Students Engineer for Impact in Hartford’s Pope Park
On two Sundays in April, a dedicated group of UConn engineering students, led by Engineering Diversity Director Kevin McLaughlin, spent the day cleaning up Hartford’s Pope Park.
The students were enrolled in a class called Engineering for Impact, and Pope Park officials were impressed with the energy and enthusiasm the students invested in their tasks. It was the second year for Engineering for Impact students to commit personal time toward beautifying the park (see last year’s story).
According to Friends of Pope Park president and UConn alumnus David Morin, the students “reclaimed the worst section of Pope Park, the soccer field, where a steep embankment overlooking the field had grown into a virtual thicket of brambles, vines and weeds.” The thicket separated the playing fields from viewing benches where soccer fans might otherwise congregate to watch games, and the thick foliage also collected trash, making it even more unsightly.
For six hours each of the two Sundays, a total of 50 UConn engineering students applied their muscle and goodwill to clearing out the overgrowth, bagging and removing debris, planting new greenery and seeds, raking and generally improving the appearance of the soccer field and adjoining areas. The Friends of Pope Park sustained the students with donated food and beverages, and supplied tools and yard implements throughout the cleanup efforts. Morin notes that as the students completed their cleanup efforts and prepared to leave the park, arriving soccer players were able to express their gratitude for the students’ efforts. He said, “The UConn engineers took the worst section of the main body of the park and made it beautiful and passable.”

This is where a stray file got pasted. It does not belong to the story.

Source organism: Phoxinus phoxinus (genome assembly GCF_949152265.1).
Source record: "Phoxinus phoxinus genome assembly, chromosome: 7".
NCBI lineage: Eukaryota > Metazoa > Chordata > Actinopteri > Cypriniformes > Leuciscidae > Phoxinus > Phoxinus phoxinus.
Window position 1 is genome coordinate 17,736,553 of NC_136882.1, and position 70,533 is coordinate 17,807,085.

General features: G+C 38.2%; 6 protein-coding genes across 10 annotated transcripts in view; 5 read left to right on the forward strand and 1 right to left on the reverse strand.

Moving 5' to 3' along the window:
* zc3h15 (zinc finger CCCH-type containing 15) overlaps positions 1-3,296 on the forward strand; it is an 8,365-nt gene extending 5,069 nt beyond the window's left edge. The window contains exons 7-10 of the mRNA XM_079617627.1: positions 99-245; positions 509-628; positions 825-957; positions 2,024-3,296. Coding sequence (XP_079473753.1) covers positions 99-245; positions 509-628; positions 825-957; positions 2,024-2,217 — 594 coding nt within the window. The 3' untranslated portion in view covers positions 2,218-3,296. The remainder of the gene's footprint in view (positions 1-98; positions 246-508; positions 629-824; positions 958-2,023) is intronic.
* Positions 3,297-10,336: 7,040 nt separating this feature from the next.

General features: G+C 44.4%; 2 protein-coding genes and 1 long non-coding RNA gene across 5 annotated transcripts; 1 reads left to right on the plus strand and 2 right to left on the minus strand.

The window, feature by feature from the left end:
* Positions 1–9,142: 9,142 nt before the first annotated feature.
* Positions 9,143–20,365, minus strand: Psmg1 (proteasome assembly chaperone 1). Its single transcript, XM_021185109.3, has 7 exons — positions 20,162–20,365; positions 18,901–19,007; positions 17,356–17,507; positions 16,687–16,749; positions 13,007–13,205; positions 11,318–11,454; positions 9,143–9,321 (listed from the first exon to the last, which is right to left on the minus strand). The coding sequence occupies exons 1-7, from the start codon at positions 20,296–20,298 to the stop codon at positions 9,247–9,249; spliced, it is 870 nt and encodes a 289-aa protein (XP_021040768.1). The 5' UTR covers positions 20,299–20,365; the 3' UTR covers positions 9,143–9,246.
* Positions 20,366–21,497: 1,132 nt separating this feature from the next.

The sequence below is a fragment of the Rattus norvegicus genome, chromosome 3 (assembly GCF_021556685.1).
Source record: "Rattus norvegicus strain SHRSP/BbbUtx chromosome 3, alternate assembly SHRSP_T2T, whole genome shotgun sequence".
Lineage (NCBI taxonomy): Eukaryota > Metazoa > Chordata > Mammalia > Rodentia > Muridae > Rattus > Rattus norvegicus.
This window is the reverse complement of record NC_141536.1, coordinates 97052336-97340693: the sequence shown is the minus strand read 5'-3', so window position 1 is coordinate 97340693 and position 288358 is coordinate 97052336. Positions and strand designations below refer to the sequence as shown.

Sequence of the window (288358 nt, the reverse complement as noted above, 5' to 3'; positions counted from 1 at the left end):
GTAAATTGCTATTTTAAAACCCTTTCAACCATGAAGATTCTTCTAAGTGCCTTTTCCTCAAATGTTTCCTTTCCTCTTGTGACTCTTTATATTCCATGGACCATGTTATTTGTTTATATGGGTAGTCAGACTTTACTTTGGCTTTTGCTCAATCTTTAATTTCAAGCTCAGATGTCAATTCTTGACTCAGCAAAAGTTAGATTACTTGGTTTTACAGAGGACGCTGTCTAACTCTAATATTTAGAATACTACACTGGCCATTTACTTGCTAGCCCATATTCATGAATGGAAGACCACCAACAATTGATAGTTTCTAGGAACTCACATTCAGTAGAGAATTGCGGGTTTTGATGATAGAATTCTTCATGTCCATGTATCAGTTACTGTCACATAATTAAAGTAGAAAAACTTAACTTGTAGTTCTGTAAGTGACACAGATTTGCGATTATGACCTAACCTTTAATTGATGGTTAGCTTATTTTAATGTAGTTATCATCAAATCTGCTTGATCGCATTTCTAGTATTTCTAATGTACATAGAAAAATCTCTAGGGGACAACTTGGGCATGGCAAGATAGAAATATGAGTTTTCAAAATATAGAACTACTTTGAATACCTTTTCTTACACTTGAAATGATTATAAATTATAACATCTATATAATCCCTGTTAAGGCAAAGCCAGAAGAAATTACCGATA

For the students, it was a lesson in giving back to the community and in seeing first-hand the power of teamwork.
Morin was especially gratified to note that soon after the second volunteer weekend, he was contacted by a member of UConn’s chapter of Engineers Without Borders, Stephen Ecsedy, who explained that the group was interested in a longer-term project for the park involving the design and construction of a seating terrace to overlook the soccer field.
Pope Park, which is located near the Frog Hollow section of Hartford and is a popular gathering spot for families, hosts an estimated 50,000 visitors each year, according to Morin. The park was designed in the 1800s by the famed Olmstead Brothers Landscape Architects and spans athletic fields, a recreation center, a pond, meeting spaces and other features.